Early menopause – What is it?
The United States Office on Women’s Health defines early menopause as any onset of symptoms related to menopause occurring between the ages of 40-45. Prior to the age of 40, a woman who finds herself undergoing menopause is suffering from what is known as premature menopause. This can indicate an underlying health condition and should be investigated by your primary caregiver.
Early menopause, on the other hand, is perfectly natural. In fact, roughly 5% of women will experience early menopause between the ages of 40-45.
While these are different conditions, they have similar symptoms. Namely, the body stops producing the hormones necessary for pregnancy, leading to an inability to become pregnant. Early menopause can occur naturally, or it can be stimulated by certain medical conditions or procedures, such as in the case of a hysterectomy or removal of the ovaries.
What causes early menopause?
As has been stated, early menopause can be the result of natural processes or can be stimulated by certain medical conditions or procedures. Some causes are represented in the following:
- Genetic Predisposition – A family history of early or premature menopause can make it more likely for a woman to have early or premature menopause.
- Smoking – Smoking has been positively identified as a risk factor for early-onset menopause and can result in more severe symptoms, regardless of when menopause begins, according to this study on the impact of smoking on women’s health. Additionally, smoking in conjunction with early menopause is correlated with dying earlier, according to another study published in the national library of medicine.
- Chemotherapy and radiation treatment – while important for the treatment of many cancers and associated conditions, chemotherapy and radiation treatment can have a variety of harsh consequences for the body, including the onset of early menopause. In some cases, this can lead to a merely temporary loss of fertility, and with proper recovery, you may be able to have children again. This is not a sure symptom of chemotherapy, but it can be one side effect.
- Bilateral ovarian surgery– Having both ovaries surgically removed can lead to the immediate onset of menopausal symptoms. Following a double ovarian surgery, you will cease having periods, and hormone levels will quickly drop. This can lead to strong menopausal symptoms, including loss of interest in sexual activity, as well as hot flashes.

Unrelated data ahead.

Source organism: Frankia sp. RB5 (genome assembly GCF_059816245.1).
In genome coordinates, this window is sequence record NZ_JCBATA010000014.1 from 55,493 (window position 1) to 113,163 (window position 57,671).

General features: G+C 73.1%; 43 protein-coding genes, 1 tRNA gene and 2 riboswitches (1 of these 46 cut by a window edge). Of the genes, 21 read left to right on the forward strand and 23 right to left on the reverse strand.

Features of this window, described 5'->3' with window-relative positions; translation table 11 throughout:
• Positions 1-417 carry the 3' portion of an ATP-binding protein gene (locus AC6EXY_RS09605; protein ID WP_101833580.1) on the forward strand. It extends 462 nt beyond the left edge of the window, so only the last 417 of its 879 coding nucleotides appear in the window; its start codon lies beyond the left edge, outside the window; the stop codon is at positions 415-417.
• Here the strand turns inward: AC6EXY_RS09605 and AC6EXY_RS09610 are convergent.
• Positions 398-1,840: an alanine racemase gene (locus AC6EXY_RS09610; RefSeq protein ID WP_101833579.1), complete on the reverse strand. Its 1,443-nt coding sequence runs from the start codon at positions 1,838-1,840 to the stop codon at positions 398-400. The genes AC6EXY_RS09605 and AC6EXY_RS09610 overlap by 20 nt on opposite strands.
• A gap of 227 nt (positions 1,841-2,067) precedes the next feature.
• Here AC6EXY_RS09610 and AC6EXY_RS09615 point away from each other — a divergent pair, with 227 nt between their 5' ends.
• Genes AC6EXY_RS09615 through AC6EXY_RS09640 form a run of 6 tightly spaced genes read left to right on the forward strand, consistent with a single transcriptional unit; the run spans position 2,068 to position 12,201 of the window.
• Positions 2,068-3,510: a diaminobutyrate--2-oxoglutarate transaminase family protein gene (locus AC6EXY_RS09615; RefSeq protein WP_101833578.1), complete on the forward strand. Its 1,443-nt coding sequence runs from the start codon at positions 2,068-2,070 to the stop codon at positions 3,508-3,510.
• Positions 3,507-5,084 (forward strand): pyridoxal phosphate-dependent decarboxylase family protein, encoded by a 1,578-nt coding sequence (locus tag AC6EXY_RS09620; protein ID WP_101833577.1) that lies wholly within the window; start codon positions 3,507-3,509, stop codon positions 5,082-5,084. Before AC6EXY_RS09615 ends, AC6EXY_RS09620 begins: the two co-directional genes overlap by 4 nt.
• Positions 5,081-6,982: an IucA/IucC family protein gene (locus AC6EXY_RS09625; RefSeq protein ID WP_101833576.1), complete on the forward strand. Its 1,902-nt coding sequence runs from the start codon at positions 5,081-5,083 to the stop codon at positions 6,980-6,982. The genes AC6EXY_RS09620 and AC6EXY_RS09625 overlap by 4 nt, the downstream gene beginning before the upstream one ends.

- Hysterectomy – surgery to remove the uterus is often not accompanied by ovarian removal. In this instance, since your ovaries are still producing hormones, you will often not go through menopause early, even though you can’t get pregnant. However, a hysterectomy can also lead to early menopause.
Symptoms of early menopause
Primary symptoms of early menopause include the cessation of periods as well as the inability to become pregnant. Additional symptoms may include some or all of the following:
- night sweats
- vaginal dryness, as well as discomfort during sex
- reduced sex drive
- memory or concentration problems
- insomnia or difficulty sleeping
- hot flashes
In addition, early menopause can lead to an increased risk of disorders, such as osteoporosis and cardiovascular disease, due to the associated dip in estrogen levels.
What do I do about it?
If you begin to experience symptoms associated with early or menopause, be sure and see your OBGYN here at the Memphis Obstetrics & Gynecological Association. We will work with you to develop a treatment plan tailored to your particular case. Some common treatments include:
- Hormone replacement therapy – you may be prescribed one or a combination of supplemental hormones, such as estrogen or progestin, to offset the symptoms of early or premature menopause. This will be continued until roughly age 50, at which time menopause should present with less troublesome symptoms. Additionally, these treatments can mitigate the risk of cardiovascular disorder or osteoporosis associated with early menopause. However, these treatments can lead to an increased risk of stroke, blood clots, or certain cancers in some women, so it’s important to work with your doctor to find the treatment that’s right for you.
- Supplemental vitamin D and calcium – this is a safe and effective means of mitigating increased risks of osteoporosis posed by early menopause.
- Infertility strategies – Depending on your particular situation, you may be able to become pregnant regardless of the onset of early menopause. Strategies such as in vitro fertilization and donor egg use can be effective.
You’re not alone
We know it can be difficult to deal with the concerns surrounding possible early menopause. But remember – you’re not alone! These symptoms are experienced by millions of women each year, and your doctors at the Memphis Obstetrics & Gynecological Association are well-trained to help you deal with them effectively, safely, and compassionately. Call today, and let us give you the peace of mind you need.